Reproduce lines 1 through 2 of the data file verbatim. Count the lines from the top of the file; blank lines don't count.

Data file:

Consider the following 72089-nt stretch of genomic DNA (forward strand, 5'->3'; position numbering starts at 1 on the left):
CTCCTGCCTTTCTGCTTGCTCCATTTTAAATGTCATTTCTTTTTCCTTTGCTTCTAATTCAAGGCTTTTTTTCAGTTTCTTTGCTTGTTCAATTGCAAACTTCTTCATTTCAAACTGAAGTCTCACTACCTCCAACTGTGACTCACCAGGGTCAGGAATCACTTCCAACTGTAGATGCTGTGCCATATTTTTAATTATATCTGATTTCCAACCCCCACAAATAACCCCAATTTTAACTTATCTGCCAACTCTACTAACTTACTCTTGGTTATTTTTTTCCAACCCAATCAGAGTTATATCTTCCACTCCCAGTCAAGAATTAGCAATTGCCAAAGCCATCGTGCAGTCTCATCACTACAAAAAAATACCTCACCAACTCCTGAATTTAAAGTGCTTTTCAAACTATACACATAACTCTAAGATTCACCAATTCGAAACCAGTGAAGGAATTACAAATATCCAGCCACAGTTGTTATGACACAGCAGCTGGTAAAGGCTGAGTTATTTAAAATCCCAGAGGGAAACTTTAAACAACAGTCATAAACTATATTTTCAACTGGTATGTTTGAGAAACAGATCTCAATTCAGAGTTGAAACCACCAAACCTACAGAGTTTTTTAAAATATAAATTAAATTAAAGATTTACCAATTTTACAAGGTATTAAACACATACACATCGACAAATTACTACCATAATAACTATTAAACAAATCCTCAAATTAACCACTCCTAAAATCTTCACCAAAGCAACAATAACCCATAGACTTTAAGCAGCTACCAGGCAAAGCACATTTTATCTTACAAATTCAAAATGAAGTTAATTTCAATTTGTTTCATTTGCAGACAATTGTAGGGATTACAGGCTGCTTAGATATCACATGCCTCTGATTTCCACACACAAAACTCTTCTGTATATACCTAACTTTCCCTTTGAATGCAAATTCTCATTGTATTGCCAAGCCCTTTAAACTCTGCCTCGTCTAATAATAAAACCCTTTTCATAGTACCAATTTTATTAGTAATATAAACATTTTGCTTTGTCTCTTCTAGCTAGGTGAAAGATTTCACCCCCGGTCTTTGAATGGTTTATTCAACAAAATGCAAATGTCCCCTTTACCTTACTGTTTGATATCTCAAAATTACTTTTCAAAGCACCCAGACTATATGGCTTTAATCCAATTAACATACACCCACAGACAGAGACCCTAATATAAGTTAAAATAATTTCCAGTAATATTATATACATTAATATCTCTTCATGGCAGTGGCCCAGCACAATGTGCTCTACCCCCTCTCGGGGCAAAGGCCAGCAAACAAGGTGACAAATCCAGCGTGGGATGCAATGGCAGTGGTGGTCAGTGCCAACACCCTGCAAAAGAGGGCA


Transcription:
Consider the following 72089-nt stretch of genomic DNA (forward strand, 5'->3'; position numbering starts at 1 on the left):
CTCCTGCCTTTCTGCTTGCTCCATTTTAAATGTCATTTCTTTTTCCTTTGCTTCTAATTCAAGGCTTTTTTTCAGTTTCTTTGCTTGTTCAATTGCAAACTTCTTCATTTCAAACTGAAGTCTCACTACCTCCAACTGTGACTCACCAGGGTCAGGAATCACTTCCAACTGTAGATGCTGTGCCATATTTTTAATTATATCTGATTTCCAACCCCCACAAATAACCCCAATTTTAACTTATCTGCCAACTCTACTAACTTACTCTTGGTTATTTTTTTCCAACCCAATCAGAGTTATATCTTCCACTCCCAGTCAAGAATTAGCAATTGCCAAAGCCATCGTGCAGTCTCATCACTACAAAAAAATACCTCACCAACTCCTGAATTTAAAGTGCTTTTCAAACTATACACATAACTCTAAGATTCACCAATTCGAAACCAGTGAAGGAATTACAAATATCCAGCCACAGTTGTTATGACACAGCAGCTGGTAAAGGCTGAGTTATTTAAAATCCCAGAGGGAAACTTTAAACAACAGTCATAAACTATATTTTCAACTGGTATGTTTGAGAAACAGATCTCAATTCAGAGTTGAAACCACCAAACCTACAGAGTTTTTTAAAATATAAATTAAATTAAAGATTTACCAATTTTACAAGGTATTAAACACATACACATCGACAAATTACTACCATAATAACTATTAAACAAATCCTCAAATTAACCACTCCTAAAATCTTCACCAAAGCAACAATAACCCATAGACTTTAAGCAGCTACCAGGCAAAGCACATTTTATCTTACAAATTCAAAATGAAGTTAATTTCAATTTGTTTCATTTGCAGACAATTGTAGGGATTACAGGCTGCTTAGATATCACATGCCTCTGATTTCCACACACAAAACTCTTCTGTATATACCTAACTTTCCCTTTGAATGCAAATTCTCATTGTATTGCCAAGCCCTTTAAACTCTGCCTCGTCTAATAATAAAACCCTTTTCATAGTACCAATTTTATTAGTAATATAAACATTTTGCTTTGTCTCTTCTAGCTAGGTGAAAGATTTCACCCCCGGTCTTTGAATGGTTTATTCAACAAAATGCAAATGTCCCCTTTACCTTACTGTTTGATATCTCAAAATTACTTTTCAAAGCACCCAGACTATATGGCTTTAATCCAATTAACATACACCCACAGACAGAGACCCTAATATAAGTTAAAATAATTTCCAGTAATATTATATACATTAATATCTCTTCATGGCAGTGGCCCAGCACAATGTGCTCTACCCCCTCTCGGGGCAAAGGCCAGCAAACAAGGTGACAAATCCAGCGTGGGATGCAATGGCAGTGGTGGTCAGTGCCAACACCCTGCAAAAGAGGGCA